Application of the standard valuation metric used by the Assessor and Board of Review, which values the entire building based on recent sales and spreads that value among individual units according to their percentage of ownership, suggested the building was fairly assessed in the aggregate and that an appeal would be unsuccessful. But, analysis of individual units indicated some were over-valued and some under-valued, with the unders and overs averaging out.
We presented the board an analysis of the fair market values placed on each unit by the Assessor and what we thought correct market values should be based on recent sales of comparable units with adjustments for views and elevations. From this analysis, it became apparent premium units (highest floors, best views) were generally under-assessed, least premium units were slightly over-assessed and parking spaces were substantially over-assessed (more than double their value).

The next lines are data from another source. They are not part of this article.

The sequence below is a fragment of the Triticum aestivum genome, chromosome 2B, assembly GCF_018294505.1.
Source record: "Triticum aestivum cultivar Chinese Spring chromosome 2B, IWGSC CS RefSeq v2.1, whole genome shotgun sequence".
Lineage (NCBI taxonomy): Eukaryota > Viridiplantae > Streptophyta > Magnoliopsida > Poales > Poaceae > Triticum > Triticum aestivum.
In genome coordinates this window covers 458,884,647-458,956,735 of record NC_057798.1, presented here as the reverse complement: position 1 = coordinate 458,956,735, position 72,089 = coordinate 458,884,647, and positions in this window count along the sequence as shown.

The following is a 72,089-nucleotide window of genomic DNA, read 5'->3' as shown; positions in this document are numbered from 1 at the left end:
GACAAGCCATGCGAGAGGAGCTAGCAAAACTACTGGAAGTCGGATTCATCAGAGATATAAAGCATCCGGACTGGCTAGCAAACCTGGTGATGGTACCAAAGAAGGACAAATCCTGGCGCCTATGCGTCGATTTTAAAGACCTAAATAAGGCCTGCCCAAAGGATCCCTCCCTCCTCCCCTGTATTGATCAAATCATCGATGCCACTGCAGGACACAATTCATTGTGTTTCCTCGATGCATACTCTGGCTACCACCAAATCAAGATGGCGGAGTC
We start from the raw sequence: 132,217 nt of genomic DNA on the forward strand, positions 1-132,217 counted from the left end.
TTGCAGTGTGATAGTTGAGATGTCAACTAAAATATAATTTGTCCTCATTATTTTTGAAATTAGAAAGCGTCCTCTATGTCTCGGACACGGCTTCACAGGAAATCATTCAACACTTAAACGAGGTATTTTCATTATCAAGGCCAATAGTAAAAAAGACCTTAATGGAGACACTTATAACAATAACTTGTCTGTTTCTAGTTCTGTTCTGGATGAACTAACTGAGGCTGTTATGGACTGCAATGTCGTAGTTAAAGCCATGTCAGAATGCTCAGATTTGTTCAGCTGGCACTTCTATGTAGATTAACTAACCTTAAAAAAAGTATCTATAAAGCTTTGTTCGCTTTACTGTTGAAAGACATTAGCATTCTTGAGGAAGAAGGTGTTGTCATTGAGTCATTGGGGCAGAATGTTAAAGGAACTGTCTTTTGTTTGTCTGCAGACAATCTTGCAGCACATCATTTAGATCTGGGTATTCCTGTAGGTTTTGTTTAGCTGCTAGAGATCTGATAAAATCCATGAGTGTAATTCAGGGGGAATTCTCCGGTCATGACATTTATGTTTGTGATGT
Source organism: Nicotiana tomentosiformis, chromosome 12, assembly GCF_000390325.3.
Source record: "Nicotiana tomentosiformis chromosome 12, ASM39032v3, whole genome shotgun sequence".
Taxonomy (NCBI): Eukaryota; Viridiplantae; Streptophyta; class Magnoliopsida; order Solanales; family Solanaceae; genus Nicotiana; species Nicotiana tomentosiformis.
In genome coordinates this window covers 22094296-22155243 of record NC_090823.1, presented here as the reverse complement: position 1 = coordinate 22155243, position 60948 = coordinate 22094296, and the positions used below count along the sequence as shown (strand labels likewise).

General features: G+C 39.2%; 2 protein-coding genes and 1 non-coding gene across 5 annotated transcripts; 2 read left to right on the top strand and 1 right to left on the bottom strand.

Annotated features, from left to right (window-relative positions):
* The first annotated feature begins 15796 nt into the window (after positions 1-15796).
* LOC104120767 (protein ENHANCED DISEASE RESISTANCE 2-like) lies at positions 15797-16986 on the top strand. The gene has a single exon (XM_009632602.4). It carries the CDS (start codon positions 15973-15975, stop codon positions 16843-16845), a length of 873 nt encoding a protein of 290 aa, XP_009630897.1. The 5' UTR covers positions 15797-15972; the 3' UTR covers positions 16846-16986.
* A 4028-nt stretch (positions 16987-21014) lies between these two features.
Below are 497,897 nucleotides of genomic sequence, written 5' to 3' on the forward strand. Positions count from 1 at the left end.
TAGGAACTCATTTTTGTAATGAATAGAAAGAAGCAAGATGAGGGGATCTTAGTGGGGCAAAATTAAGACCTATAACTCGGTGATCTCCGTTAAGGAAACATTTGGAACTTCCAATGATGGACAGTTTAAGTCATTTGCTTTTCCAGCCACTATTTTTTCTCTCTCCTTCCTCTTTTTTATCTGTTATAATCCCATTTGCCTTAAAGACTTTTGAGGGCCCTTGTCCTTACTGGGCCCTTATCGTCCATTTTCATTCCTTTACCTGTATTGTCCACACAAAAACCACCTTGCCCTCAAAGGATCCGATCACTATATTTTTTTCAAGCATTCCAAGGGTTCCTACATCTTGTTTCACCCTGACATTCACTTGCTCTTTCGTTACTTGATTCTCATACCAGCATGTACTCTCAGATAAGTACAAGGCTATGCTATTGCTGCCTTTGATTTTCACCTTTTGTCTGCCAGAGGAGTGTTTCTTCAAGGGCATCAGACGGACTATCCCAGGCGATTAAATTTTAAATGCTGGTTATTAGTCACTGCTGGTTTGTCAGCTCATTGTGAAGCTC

We filed appeals to the Assessor and Board of Review and reduced assessments resulting in over $500,000 per year in tax savings (over $1.5M for the triennial).
Our valuation model confirmed that, following appeal, individual units were valued fair to low, that premium units were generally undervalued and the parking spaces were substantially overvalued.
The Assessor and Board were unwilling to reduce the parking spaces assessments because they believed aggregate assessments were fair. So, we obtained an appraisal of the parking spaces (which confirmed their assessed market values were more than double true values) and filed an appeal to the Property Tax Appeal Board. We expect to try that case and obtain substantial tax refunds for the triennial period.